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HSI hits new high on economic recovery
( 2003-11-05 11:04) (China Daily HK Edition)

Supported by an improved economic climate and consistent inflow of overseas investments, Hong Kong shares surged 0.44 per cent yesterday to a new high since August 2001.

The Hang Seng Index rose 53.91 points to close at 12,440.72, after meeting what analysts described as strong resistance at the 12,500 psychological barrier.

Turnover on the stock exchange amounted to HK$16 billion (US$2.05 billion), down slightly fro m HK$16.4 billion (US$2.1 billion) on Monday.

Analysts said that the strong market performance in recent weeks was fuelled largely by the influx of foreign capital that has been diverted to Asia from the bond market. A sizeable portion of that capital has gravitated to Hong Kong as signs of a turnaround of the local economy are becoming increasingly obvious, the analysts said.

The banking sector is expected to be the first to benefit from the economic upturn which would spur an increase in demand for loans. Since the collapse of the property market in 1997, loan demand in Hong Kong has been on the decline.

A few banks have successfully diversified into fee-based businesses, especially asset management. But the flat loan demand has cut into the profit of many others.

More important, analysts said, was that the pick-up in economic activities leading to a stabilization in unemployment could result in an improvement in the quality of bank loans.

This would, in turn, reduce the need by banks to make large provisions which have been cutting into their profits in recent years.

Unsurprisingly, banks shares did particularly well in yes-terday's trading. Bank of East Asia jumped 4.7 per cent to close at HK$24.50, extending a 44 per cent gain over the past three months.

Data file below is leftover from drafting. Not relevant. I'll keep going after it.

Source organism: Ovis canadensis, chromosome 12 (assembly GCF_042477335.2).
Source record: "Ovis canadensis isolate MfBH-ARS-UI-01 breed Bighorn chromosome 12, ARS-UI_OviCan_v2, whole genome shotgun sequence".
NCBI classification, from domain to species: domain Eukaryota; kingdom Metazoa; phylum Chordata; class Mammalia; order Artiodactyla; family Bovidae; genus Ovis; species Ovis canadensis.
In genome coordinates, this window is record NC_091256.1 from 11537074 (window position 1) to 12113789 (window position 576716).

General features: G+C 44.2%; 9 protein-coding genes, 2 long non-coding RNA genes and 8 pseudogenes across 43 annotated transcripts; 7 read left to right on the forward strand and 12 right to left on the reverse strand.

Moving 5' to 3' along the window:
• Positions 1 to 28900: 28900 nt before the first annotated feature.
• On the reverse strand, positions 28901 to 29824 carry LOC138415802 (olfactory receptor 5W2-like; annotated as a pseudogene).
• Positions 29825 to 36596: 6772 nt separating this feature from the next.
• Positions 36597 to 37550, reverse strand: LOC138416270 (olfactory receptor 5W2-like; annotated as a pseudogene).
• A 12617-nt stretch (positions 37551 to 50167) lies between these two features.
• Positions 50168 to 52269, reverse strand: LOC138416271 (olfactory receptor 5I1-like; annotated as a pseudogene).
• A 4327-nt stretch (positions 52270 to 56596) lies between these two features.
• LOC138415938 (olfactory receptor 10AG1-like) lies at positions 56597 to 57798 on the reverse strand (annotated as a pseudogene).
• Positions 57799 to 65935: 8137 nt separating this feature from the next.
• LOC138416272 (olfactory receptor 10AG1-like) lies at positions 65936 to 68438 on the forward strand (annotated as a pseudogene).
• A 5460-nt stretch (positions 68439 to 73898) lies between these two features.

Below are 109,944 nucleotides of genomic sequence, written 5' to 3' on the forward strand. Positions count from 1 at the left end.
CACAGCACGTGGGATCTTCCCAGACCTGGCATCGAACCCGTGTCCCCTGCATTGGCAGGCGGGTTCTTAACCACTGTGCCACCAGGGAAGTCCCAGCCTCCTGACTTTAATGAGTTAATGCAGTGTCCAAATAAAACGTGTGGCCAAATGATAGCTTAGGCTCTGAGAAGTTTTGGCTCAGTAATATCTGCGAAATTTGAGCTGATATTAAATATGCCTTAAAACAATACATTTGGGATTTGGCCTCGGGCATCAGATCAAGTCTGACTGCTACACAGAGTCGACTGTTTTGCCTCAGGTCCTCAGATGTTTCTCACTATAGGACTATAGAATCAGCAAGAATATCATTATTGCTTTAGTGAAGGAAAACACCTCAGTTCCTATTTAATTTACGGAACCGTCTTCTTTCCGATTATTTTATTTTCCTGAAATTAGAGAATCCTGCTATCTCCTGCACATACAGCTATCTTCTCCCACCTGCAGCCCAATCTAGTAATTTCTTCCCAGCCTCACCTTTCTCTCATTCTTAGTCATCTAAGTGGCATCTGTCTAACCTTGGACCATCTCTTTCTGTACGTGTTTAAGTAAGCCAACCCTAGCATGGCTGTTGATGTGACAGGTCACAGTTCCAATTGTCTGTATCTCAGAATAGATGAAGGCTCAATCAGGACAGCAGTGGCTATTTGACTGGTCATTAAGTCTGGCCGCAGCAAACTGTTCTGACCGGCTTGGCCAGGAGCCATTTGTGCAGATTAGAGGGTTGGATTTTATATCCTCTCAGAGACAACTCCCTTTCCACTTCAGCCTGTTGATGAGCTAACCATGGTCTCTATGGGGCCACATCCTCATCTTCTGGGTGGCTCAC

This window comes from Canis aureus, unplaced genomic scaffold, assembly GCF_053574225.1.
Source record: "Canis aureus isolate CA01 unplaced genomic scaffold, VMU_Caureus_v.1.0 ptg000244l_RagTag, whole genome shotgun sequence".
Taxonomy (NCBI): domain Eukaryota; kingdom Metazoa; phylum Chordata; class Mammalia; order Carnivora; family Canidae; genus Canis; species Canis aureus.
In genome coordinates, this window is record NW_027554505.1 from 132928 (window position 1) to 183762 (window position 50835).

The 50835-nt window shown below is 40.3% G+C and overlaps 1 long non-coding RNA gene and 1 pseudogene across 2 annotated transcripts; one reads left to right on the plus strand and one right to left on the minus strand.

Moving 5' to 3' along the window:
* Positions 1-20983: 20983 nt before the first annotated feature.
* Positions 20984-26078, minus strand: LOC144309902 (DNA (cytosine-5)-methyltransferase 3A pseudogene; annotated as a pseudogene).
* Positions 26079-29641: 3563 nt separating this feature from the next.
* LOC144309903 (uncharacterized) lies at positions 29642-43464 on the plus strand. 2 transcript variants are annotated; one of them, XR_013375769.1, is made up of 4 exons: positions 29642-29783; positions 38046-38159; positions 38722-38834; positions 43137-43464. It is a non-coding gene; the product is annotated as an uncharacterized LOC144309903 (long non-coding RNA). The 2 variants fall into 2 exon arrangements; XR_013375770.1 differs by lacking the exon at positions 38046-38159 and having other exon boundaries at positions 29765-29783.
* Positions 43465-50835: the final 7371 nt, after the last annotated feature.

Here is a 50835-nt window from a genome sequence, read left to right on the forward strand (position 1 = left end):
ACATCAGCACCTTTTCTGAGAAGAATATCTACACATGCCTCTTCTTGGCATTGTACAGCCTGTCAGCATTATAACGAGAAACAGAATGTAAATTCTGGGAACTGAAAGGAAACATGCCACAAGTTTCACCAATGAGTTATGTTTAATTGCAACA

Hang Seng Bank rose 1.79 per cent to HK$99.25 and Dah Sing Finance, which specializes in consumer lending, surged 9.3 per cent to HK$58.75. Global banking giant HSBC Holdings hit a high of HK$120.50 before slipping back on profit taking. The share closed at HK$119, unchanged from Monday.

Foreign fund managers said that they were bullish about Hong Kong because they believed that the local economy had bottomed out and the stock market rally was based on sound economic fundamentals. Their favourites are banks and the media.

But the property sector did not fare as well yesterday. Analysts said that property companies' share prices have already risen to levels that are showing signs of overheating. Further increases could only be justified if property companies can deliver impressive earnings results, the analysts said.

Cheung Kong (Holdings) eased 0.39 per cent to HK$64.50 in yesterday's trading, while retail and property conglomerate Wheelock & Co fell 0.54 per cent to HK$9.25.

Elsewhere in the market, China's mobile phone and television producer TCL International dropped 1.71 per cent to HK$2.875 after surging to a three-year high of HK$3.20 in early trading. TCL said on Monday that it would team up with French consumer electronics maker Thomson SA to create the world's largest TV manufacturing company.

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